10 Critiques of Miller-Urey Experiments : Abiogenesis, Primordial Soup, and Origin of Life Theory Reviewed and Refuted
That’s about the only good news astrobiologists can expect, though, because all the old criticisms of the Miller experiment by Jonathan Wells still apply:
(1) They still used the wrong gasses: methane, ammonia, and water vapor. For decades, geochemists have not considered it likely these gasses were abundant in the early Earth atmosphere.
(2) They still ignored the presence of oxygen, which destroys the desired products. Wells explained that oxygen was likely abundant due to photodissociation of water in the atmosphere. The oxygen would remain, while the hydrogen would quickly escape to space.
(3) Even if trace amounts of ammonia or methane and other reducing gasses were present, they would have been rapidly destroyed by ultraviolet radiation.
(4) No amino acids have been generated in spark-discharge experiments using a realistic atmosphere of nitrogen, carbon dioxide and water vapor, even in the absence of oxygen.
To this we could add more problems:
(5) The amino acids produced were racemic (mixtures of left- and right-handed forms). Except in rare exceptions, life uses only the left-handed form. Astrobiologists need to explain how the first replicator isolated one hand out of the mixture, or obtained function from mixed-form amino acids initially, then converted to single-handed forms later. Neither is plausible for unguided natural processes — especially when natural selection would be unavailable until accurate replication was achieved.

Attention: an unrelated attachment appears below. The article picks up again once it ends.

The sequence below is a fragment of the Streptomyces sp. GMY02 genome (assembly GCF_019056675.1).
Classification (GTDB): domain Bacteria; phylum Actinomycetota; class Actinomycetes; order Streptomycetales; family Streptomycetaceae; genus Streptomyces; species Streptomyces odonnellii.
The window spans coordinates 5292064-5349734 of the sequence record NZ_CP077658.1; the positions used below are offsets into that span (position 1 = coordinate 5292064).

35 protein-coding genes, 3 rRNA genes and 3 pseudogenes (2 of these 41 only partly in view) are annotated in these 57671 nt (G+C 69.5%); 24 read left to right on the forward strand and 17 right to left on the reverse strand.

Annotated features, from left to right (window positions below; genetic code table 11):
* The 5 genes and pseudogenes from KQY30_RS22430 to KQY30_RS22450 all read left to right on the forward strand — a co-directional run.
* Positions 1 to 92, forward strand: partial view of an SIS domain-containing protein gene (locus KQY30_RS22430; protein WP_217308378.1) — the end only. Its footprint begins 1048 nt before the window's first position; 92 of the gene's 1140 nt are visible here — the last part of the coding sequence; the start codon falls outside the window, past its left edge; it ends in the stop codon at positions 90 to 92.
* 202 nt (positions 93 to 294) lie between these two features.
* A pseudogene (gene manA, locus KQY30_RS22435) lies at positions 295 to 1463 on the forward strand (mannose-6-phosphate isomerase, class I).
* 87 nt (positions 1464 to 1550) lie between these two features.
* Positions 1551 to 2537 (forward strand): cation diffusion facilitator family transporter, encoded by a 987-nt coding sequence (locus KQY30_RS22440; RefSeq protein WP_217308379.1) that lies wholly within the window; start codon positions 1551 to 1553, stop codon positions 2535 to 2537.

(6) Undesirable cross-reactions with other products would generate tar, destroying the amino acids. Only by isolating the desired products (a form of investigator interference — one might call it intelligent design) could they claim partial success.
(7) Amino acids tend to fall apart in water, not join. Under the best conditions with cyanamide, Bada and Parker only got dipeptides. Repeated cycles of wetting and drying would need to be imagined for polymerization, but many astrobiologists today think life originated at deep sea hydrothermal vents.
(8) The desired reagents would be extremely dilute in the oceans without plausible concentrating mechanisms. Even then, they would disperse without plausible vessels, like cell membranes, to keep them in proximity.
(9) Lifeless polypeptides would go nowhere without a genetic code to direct them.
(10) The Miller experiments cannot speak to the origin of other complex molecules needed by life: nucleic acids, sugars, and lipids. Some of these require vastly different conditions than pictured for amino acid synthesis: e.g., a desert environment with boron for the synthesis of ribose (essential for RNA).
If you want to want to go even deeper, I would suggest watching the following from ARN: Abiogenesis: The Faith and the Facts